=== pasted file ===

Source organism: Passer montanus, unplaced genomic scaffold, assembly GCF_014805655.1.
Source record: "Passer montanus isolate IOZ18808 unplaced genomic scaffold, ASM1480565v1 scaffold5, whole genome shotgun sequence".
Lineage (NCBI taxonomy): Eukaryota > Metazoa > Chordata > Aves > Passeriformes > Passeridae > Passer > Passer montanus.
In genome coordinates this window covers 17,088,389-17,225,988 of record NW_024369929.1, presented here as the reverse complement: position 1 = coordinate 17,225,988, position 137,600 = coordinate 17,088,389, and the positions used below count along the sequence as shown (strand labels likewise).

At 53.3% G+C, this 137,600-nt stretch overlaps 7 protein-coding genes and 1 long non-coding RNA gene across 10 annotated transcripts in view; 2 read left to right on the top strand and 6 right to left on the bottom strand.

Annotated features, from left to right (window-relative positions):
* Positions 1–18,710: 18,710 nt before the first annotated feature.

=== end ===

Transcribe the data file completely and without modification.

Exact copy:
Source organism: Passer montanus, unplaced genomic scaffold, assembly GCF_014805655.1.
Source record: "Passer montanus isolate IOZ18808 unplaced genomic scaffold, ASM1480565v1 scaffold5, whole genome shotgun sequence".
Lineage (NCBI taxonomy): Eukaryota > Metazoa > Chordata > Aves > Passeriformes > Passeridae > Passer > Passer montanus.
In genome coordinates this window covers 17,088,389-17,225,988 of record NW_024369929.1, presented here as the reverse complement: position 1 = coordinate 17,225,988, position 137,600 = coordinate 17,088,389, and the positions used below count along the sequence as shown (strand labels likewise).

At 53.3% G+C, this 137,600-nt stretch overlaps 7 protein-coding genes and 1 long non-coding RNA gene across 10 annotated transcripts in view; 2 read left to right on the top strand and 6 right to left on the bottom strand.

Annotated features, from left to right (window-relative positions):
* Positions 1–18,710: 18,710 nt before the first annotated feature.